Support staff at MIT will hold bake sales and raffles each Friday in January to raise funds for relief efforts of the Sewalanka Foundation and UNICEF. Assorted pastries, cookies and cakes contributed by members of the MIT community will be sold in Lobby 10 from 10 a.m. to 2 p.m. on Jan. 14, 21 and 28. Raffle tickets for special cakes and pies will cost $1. The winning ticket will be drawn each Friday at 1:45 p.m.
MIT Buddhist community
The Buddhist Community at MIT (MIT-Prajnopaya) has formed a direct alliance with the Sri Bodhiraja Foundation in Sri Lanka to collect funds for construction of 1,000 houses for the population in the villages regardless of their religious affiliation or ethnic background. This collaborative effort has already raised about $200,000 internationally. The construction of one house can be provided for about $1,200.
A board of directors representing various religious traditions has been appointed to supervise and monitor the efficiency of the work and present a report afterward, according to Tenzin L. Priyadarshi, the Buddhist chaplain at MIT.
"One of the issues that always concerns us is whether our contribution reaches those who are suffering. You can be assured that every dollar of your contribution is benefiting the victims directly," said Tenzin Priyadarshi, who will go to Sri Lanka to help with these relief efforts. He asks that contributions be sent to MIT-Prajnopaya, which is a 501(c)3 nonprofit organization, at 60 Hartwell Road, Carlisle, MA 01741, or to MIT-Prajnopaya in Room W11-004.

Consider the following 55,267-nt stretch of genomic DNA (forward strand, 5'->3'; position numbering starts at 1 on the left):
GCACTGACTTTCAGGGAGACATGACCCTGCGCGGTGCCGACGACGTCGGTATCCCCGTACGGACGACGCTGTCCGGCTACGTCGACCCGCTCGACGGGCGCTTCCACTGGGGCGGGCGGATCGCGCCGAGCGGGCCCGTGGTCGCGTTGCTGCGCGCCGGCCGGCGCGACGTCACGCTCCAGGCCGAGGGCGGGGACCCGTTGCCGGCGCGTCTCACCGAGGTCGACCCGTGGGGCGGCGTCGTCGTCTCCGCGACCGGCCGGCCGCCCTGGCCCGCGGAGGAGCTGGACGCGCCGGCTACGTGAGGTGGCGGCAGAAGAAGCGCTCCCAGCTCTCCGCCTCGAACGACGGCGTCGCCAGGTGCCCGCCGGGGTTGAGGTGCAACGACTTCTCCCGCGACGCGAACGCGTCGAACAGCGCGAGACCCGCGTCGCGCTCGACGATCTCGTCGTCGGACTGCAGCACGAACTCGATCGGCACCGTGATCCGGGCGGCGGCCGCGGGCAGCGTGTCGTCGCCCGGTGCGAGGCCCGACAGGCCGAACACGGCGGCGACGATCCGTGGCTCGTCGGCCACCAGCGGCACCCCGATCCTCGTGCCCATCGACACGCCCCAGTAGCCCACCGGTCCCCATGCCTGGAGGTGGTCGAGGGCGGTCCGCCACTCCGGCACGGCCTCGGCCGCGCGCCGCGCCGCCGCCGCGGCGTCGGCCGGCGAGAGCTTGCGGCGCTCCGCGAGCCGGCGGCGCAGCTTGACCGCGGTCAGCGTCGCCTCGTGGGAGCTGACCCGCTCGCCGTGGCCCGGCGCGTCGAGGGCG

Children at risk
Diana Tavitian, co-founder of Adoptive Families@MIT, reports that area agencies have received numerous inquiries about opportunities to adopt children orphaned by the tsunami and its aftermath. In response, the Joint Council on International Children's Services (JCICS) warns it is "rarely possible or advisable" to attempt to adopt children in the wake of natural disasters. The agency recommends that families wishing to aid the children of these areas provide other forms of assistance, via reputable relief organizations. The full text of the JCICS statement on the legal and ethical issues of adoption can be found at http://www.jcics.org/Tsunami.htm.
A version of this article appeared in MIT Tech Talk on January 12, 2005 (download PDF).